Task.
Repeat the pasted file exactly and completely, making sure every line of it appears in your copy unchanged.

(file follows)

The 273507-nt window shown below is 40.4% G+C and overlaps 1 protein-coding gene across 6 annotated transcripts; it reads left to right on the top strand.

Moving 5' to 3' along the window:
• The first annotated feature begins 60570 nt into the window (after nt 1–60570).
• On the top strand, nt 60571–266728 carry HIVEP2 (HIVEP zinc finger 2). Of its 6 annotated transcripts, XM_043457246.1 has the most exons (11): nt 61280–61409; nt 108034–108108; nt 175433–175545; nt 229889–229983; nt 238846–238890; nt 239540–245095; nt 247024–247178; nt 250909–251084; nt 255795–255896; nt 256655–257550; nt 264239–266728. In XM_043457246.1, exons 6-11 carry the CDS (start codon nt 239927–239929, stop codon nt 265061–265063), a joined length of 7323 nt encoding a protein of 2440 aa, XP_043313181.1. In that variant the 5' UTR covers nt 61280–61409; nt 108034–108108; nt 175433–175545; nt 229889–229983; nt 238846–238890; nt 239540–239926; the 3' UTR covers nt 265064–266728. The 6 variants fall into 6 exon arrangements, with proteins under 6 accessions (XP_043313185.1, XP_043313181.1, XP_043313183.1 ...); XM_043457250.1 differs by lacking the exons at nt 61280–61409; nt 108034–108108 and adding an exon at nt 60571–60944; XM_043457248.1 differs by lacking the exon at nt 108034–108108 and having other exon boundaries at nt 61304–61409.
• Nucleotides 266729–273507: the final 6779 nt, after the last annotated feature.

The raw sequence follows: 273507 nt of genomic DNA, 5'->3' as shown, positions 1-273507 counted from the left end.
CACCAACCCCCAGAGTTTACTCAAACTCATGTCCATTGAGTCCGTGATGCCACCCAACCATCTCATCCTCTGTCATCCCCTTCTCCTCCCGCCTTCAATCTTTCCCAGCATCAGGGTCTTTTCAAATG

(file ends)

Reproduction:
The 273507-nt window shown below is 40.4% G+C and overlaps 1 protein-coding gene across 6 annotated transcripts; it reads left to right on the top strand.

Moving 5' to 3' along the window:
• The first annotated feature begins 60570 nt into the window (after nt 1–60570).
• On the top strand, nt 60571–266728 carry HIVEP2 (HIVEP zinc finger 2). Of its 6 annotated transcripts, XM_043457246.1 has the most exons (11): nt 61280–61409; nt 108034–108108; nt 175433–175545; nt 229889–229983; nt 238846–238890; nt 239540–245095; nt 247024–247178; nt 250909–251084; nt 255795–255896; nt 256655–257550; nt 264239–266728. In XM_043457246.1, exons 6-11 carry the CDS (start codon nt 239927–239929, stop codon nt 265061–265063), a joined length of 7323 nt encoding a protein of 2440 aa, XP_043313181.1. In that variant the 5' UTR covers nt 61280–61409; nt 108034–108108; nt 175433–175545; nt 229889–229983; nt 238846–238890; nt 239540–239926; the 3' UTR covers nt 265064–266728. The 6 variants fall into 6 exon arrangements, with proteins under 6 accessions (XP_043313185.1, XP_043313181.1, XP_043313183.1 ...); XM_043457250.1 differs by lacking the exons at nt 61280–61409; nt 108034–108108 and adding an exon at nt 60571–60944; XM_043457248.1 differs by lacking the exon at nt 108034–108108 and having other exon boundaries at nt 61304–61409.
• Nucleotides 266729–273507: the final 6779 nt, after the last annotated feature.

The raw sequence follows: 273507 nt of genomic DNA, 5'->3' as shown, positions 1-273507 counted from the left end.
CACCAACCCCCAGAGTTTACTCAAACTCATGTCCATTGAGTCCGTGATGCCACCCAACCATCTCATCCTCTGTCATCCCCTTCTCCTCCCGCCTTCAATCTTTCCCAGCATCAGGGTCTTTTCAAATG